Generations of such people, who came to the final golus from Europe, brought with them Torah and mitzvos, sometimes leading very lonely lives. Others were more fortunate. Whether they learned into the wee hours of the morning in the Rocky Mountains or led quiet tishen on Friday night in places very far from Mezibuzh, they were slowly but surely pushing away the rocks that blocked the water of Torah from spreading. History might not be aware, but everything that came after those pioneers is because they uncovered the holy spark of “achein yeish Hashem bamakom hazeh,” and our existence here proves that.

Rav Moshe Mordechai Shulsinger writes that during one of Israel’s wars, people went to Rav Elazar Menachem Man Shach asking for areas in which they should improve to help the war effort. He offered two suggestions. The first was to recite the first brocha of Birkas Hamazon from a bentcher. The second idea was not to be “fartayned” all day. “Don’t be perpetually aggrieved,” he said. “Some people go through every day of their lives with complaints against everyone. ‘They didn’t do what I told them to do.’ Or, ‘They didn’t ask me how to do it. If they would have asked me, the whole thing would have come out so much differently – and better, of course.’ People have complaints against their spouse, parents, children, rabbonim, rabbeim, moros and chazzan. They think that other people tried hurting them, harming them, and insulting them. People become bitter, angry and upset and get into fights.”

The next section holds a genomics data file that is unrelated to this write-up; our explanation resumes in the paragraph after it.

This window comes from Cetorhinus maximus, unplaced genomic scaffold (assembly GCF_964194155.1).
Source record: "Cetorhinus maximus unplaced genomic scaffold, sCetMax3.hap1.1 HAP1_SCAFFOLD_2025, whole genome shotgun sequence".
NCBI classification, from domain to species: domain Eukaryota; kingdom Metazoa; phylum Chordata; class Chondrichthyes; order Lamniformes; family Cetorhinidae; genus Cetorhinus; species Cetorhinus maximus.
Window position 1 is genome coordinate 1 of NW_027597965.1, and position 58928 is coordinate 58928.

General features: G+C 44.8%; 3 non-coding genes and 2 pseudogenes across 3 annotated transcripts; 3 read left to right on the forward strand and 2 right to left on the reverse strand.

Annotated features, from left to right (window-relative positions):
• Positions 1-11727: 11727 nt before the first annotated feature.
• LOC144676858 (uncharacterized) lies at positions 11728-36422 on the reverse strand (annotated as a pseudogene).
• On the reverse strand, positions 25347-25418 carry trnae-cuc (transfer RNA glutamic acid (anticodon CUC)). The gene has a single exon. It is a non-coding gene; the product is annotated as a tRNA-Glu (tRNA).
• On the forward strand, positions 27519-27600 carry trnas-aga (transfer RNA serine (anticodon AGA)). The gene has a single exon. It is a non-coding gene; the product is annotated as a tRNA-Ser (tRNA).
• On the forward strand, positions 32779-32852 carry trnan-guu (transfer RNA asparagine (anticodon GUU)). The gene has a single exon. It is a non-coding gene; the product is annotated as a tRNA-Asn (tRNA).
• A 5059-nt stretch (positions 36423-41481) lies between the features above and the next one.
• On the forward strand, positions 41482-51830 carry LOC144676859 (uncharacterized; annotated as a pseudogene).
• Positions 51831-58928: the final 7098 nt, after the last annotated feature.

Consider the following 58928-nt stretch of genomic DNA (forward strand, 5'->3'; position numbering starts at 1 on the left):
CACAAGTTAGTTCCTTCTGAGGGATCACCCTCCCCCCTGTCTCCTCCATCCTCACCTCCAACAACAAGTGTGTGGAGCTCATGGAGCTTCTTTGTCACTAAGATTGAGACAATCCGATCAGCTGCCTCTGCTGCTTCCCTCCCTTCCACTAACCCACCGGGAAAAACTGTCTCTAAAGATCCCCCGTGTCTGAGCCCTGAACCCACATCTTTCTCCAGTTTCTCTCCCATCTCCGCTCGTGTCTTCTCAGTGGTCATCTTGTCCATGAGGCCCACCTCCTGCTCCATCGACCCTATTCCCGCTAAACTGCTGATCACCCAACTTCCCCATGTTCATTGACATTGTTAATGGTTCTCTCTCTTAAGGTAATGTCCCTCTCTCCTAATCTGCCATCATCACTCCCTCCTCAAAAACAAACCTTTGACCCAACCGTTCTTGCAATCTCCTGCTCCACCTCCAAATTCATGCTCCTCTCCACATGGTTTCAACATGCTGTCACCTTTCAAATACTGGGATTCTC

Stop, Rav Shach advised. Stop complaining. Stop seeing the incompetence of those around you and start seeing the blessings.

“A person can spend his day in kapdanus and bitterness,” Rav Shach would say.